JPMorgan Chase paying $264m for corrupt hiring scheme in ChinaStaff Writer | November 17, 2016
The Securities and Exchange Commission (SEC) announced that JPMorgan Chase & Co. has agreed to pay more than $130 million to settle SEC charges.
Banking The Foreign Corrupt Practices Act
JPMorgan also is expected to pay $72 million to the Justice Department and $61.9 million to the Federal Reserve Board of Governors for a total of more than $264 million in sanctions resulting from the firm’s referral hiring practices.
According to an SEC order, investment bankers at JPMorgan’s subsidiary in Asia created a client referral hiring program that bypassed the firm’s normal hiring process and rewarded job candidates referred by client executives and influential government officials with well-paying, career-building JPMorgan employment.
During a seven-year period, JPMorgan hired approximately 100 interns and full-time employees at the request of foreign government officials, enabling the firm to win or retain business resulting in more than $100 million in revenues to JPMorgan.
The SEC’s order finds that JPMorgan violated the anti-bribery, books and records, and internal controls provisions of the Securities Exchange Act of 1934.
JPMorgan agreed to pay $105,507,668 in disgorgement plus $25,083,737 in interest to settle the SEC’s case. The SEC considered the company’s remedial acts and its cooperation with the investigation when determining the settlement.
According to JPMorgan APAC’s admissions, beginning in 2006, senior Hong Kong-based investment bankers set up and used a “client referral program,” also referred to as the “Sons and Daughters Program,” to hire candidates referred by clients and government officials. The Sons and Daughters Program was used as a means to influence those same officials to award investment deals to JPMorgan APAC. By late 2009, JPMorgan APAC executives and senior bankers revamped the client referral program to improve its efficacy by prioritizing those hires linked to upcoming client transactions. In order to be hired, a referred candidate had to have a “directly attributable linkage to business opportunity.”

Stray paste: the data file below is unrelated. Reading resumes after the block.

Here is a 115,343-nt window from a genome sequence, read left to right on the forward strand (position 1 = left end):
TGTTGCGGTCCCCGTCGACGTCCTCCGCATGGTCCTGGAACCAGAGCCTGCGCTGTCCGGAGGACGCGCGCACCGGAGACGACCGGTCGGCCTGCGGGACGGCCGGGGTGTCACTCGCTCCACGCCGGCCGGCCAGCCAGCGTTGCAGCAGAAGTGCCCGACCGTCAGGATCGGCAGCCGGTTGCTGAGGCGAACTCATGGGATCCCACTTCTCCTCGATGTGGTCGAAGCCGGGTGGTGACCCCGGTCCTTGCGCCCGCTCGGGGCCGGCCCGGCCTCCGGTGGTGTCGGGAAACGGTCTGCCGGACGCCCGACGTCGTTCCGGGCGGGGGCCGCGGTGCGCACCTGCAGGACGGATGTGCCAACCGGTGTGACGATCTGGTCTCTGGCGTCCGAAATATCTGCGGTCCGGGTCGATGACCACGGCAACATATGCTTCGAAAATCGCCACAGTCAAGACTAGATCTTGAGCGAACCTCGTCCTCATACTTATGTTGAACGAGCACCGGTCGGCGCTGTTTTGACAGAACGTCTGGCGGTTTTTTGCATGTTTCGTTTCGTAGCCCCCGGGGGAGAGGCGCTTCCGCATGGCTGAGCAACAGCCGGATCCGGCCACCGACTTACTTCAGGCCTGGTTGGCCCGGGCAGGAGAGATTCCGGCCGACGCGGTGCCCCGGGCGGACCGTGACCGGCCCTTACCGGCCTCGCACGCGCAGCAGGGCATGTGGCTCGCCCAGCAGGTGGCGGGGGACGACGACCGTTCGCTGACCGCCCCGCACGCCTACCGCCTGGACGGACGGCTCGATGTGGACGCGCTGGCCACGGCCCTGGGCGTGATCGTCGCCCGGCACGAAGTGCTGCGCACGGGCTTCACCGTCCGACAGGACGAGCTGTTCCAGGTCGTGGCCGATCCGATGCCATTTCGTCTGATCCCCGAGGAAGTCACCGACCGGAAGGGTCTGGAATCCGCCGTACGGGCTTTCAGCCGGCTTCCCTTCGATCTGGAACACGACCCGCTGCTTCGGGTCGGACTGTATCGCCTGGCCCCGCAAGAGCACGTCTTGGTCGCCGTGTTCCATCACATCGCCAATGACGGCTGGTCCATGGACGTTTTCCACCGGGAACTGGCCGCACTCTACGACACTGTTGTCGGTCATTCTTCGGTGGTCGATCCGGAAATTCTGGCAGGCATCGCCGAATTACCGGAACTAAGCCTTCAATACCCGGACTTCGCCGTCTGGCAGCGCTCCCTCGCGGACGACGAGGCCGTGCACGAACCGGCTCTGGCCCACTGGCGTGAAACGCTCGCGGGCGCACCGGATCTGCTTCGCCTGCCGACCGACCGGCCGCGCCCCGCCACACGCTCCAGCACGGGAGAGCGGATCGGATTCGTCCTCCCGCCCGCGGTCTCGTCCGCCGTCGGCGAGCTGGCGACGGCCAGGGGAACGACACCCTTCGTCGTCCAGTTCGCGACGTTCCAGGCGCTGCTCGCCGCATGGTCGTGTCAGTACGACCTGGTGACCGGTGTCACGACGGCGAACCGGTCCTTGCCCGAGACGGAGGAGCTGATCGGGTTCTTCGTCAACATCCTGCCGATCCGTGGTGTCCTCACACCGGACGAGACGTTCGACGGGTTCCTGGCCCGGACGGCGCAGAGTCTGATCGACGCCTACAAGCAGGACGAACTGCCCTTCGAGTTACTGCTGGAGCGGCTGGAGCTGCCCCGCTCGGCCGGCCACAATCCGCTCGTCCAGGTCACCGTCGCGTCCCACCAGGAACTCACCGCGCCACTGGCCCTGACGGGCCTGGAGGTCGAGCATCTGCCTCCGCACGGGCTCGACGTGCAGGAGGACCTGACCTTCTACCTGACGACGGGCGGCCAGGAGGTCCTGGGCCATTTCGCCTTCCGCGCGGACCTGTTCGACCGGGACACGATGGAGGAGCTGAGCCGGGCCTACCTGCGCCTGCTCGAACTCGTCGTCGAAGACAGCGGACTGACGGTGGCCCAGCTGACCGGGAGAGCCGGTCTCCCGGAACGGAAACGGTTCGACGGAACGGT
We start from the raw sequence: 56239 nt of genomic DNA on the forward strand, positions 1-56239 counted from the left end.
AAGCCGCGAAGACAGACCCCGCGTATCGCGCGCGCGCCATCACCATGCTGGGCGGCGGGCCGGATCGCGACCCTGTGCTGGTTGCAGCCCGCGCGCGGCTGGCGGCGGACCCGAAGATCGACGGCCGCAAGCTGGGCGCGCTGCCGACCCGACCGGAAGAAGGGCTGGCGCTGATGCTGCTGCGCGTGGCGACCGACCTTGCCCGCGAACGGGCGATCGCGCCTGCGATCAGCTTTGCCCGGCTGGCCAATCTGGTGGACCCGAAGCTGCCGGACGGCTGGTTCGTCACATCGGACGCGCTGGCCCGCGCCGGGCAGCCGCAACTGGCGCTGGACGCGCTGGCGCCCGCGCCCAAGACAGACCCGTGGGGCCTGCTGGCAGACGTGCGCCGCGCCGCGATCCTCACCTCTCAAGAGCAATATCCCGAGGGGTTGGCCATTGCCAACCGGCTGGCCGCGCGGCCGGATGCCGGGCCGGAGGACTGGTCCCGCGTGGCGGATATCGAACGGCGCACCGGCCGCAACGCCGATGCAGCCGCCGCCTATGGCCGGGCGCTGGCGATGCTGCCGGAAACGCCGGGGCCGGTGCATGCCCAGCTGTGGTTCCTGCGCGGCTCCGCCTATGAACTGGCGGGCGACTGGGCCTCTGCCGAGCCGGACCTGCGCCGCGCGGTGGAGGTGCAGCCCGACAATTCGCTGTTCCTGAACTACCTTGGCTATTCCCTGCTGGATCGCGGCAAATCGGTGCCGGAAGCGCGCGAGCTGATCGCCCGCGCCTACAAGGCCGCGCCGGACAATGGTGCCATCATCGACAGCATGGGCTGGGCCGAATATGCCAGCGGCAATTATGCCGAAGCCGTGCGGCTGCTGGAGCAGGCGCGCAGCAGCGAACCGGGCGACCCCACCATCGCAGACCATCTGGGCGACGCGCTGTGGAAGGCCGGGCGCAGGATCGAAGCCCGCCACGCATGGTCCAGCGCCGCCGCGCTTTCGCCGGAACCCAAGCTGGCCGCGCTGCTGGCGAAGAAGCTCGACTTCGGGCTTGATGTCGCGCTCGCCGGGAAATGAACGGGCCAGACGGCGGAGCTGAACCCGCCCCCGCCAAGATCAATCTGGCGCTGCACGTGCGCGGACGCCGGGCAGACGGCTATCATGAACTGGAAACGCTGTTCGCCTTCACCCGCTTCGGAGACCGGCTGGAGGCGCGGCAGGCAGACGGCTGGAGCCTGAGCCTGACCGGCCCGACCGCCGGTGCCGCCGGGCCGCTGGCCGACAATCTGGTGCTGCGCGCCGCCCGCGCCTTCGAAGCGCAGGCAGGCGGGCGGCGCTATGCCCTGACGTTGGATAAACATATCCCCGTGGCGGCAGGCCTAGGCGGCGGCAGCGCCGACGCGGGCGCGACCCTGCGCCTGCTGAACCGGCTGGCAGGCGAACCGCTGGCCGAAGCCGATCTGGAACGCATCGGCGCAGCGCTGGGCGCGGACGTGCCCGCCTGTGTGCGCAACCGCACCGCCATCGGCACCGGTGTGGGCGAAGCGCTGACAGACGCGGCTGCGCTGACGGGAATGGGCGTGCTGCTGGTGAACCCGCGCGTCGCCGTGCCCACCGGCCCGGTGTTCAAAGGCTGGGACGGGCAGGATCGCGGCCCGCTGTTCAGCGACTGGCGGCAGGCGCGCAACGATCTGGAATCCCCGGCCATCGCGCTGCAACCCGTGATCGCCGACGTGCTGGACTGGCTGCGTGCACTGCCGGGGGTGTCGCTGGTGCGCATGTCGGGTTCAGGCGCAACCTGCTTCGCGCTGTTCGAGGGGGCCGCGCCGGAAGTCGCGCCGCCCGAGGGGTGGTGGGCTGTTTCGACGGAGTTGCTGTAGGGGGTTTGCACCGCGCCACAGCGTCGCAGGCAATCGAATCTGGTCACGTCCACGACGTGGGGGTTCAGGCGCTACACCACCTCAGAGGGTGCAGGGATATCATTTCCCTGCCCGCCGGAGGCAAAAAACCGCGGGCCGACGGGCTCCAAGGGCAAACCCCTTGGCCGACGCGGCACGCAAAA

According to admissions made in connection with the resolution, these quid pro quo arrangements were discussed internally among JPMorgan APAC bankers.
For example, in late 2009, a Chinese government official communicated to a senior JPMorgan APAC banker that hiring a referred candidate would significantly influence the role JPMorgan APAC would receive in an upcoming initial public offering (IPO) for a Chinese state-owned company.
The banker communicated this message to several senior colleagues, who then spent several months trying to place the referred candidate in an investment banking position in New York.
Despite learning from personnel in New York that this referred candidate was not qualified for an investment banking position, senior JPMorgan APAC bankers created a new position for the candidate in New York, and JPMorgan APAC thereafter obtained a leading role in the IPO.
Further, JPMorgan APAC employees misused compliance questionnaires to justify and paper over corrupt business arrangements.
Employees also used a template with pre-filled answers, including that there was “no expected benefit” from the hire, and compliance personnel drafted and modified questionnaires that failed to state the true purpose of the hire. ■